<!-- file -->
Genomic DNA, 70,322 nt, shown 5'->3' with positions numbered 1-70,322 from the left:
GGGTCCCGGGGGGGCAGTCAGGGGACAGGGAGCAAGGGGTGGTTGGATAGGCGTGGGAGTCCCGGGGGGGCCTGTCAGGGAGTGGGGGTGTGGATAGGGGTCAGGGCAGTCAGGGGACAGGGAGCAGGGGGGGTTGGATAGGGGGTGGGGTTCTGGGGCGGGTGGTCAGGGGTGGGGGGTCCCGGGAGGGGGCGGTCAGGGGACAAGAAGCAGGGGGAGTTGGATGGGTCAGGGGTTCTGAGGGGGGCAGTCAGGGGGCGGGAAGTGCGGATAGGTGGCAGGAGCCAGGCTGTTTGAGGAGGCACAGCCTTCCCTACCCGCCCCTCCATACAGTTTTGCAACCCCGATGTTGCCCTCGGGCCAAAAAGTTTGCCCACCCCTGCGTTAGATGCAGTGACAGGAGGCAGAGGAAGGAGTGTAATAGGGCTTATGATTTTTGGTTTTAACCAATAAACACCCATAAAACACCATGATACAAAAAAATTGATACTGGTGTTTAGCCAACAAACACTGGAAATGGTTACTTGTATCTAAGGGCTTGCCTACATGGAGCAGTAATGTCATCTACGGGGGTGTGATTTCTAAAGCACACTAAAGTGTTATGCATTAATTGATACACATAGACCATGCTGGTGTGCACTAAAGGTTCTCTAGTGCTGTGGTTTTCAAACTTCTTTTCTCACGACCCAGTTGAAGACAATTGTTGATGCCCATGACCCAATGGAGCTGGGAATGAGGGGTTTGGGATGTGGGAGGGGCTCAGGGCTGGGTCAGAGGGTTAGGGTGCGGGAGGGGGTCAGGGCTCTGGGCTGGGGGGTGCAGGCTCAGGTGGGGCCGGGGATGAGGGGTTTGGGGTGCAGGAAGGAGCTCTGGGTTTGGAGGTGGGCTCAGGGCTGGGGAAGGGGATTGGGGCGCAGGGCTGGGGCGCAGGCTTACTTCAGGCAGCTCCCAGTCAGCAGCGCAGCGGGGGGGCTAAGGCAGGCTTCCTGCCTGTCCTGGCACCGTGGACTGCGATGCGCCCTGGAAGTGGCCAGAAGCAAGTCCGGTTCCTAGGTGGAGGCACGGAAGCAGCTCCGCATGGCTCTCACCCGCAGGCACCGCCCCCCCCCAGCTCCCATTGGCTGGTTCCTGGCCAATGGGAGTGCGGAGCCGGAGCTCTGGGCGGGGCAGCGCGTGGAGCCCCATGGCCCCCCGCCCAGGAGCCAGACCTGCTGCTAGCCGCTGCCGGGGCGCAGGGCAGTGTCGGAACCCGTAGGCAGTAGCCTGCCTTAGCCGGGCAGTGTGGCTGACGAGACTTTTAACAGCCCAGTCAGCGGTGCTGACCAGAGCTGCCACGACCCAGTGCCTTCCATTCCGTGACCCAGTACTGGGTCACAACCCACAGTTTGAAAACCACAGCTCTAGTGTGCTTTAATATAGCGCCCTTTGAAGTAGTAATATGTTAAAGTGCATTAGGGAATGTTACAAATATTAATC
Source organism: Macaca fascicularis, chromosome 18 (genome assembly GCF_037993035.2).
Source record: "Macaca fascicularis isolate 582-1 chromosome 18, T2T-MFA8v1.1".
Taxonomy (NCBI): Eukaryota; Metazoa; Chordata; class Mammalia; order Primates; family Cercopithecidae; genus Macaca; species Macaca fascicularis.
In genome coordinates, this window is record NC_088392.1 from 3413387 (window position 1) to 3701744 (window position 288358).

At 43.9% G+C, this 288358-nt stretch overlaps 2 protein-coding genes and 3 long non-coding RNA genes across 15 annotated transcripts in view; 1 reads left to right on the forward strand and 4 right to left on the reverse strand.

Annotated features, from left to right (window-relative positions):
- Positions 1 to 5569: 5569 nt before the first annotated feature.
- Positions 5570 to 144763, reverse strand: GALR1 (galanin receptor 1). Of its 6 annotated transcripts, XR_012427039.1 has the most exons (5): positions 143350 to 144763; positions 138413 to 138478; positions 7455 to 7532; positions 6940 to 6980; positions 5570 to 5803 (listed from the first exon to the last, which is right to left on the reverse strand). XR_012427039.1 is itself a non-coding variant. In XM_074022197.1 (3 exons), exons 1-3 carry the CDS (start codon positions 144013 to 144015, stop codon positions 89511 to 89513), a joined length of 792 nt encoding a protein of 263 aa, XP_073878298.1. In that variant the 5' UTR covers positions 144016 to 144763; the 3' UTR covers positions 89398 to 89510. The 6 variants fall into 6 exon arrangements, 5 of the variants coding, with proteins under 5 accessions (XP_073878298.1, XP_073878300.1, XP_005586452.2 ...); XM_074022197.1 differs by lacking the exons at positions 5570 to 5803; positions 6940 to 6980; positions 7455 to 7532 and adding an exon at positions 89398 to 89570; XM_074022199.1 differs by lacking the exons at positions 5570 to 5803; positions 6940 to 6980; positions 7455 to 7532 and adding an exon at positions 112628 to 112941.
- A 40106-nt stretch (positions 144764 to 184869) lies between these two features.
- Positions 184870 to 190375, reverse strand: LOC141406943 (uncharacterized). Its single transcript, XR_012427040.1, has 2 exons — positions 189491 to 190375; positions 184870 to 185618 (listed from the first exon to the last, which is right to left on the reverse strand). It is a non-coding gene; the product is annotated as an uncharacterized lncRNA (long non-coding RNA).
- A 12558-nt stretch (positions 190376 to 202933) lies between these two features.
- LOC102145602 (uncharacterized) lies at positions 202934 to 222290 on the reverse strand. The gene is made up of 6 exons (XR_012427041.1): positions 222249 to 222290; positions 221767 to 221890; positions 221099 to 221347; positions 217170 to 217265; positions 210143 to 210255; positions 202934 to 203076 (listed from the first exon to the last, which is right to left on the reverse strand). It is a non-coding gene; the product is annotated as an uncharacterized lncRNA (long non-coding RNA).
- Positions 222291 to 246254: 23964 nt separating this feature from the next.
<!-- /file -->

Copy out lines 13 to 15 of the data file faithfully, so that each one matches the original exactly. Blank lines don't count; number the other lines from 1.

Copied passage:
- A 12558-nt stretch (positions 190376 to 202933) lies between these two features.
- LOC102145602 (uncharacterized) lies at positions 202934 to 222290 on the reverse strand. The gene is made up of 6 exons (XR_012427041.1): positions 222249 to 222290; positions 221767 to 221890; positions 221099 to 221347; positions 217170 to 217265; positions 210143 to 210255; positions 202934 to 203076 (listed from the first exon to the last, which is right to left on the reverse strand). It is a non-coding gene; the product is annotated as an uncharacterized lncRNA (long non-coding RNA).
- Positions 222291 to 246254: 23964 nt separating this feature from the next.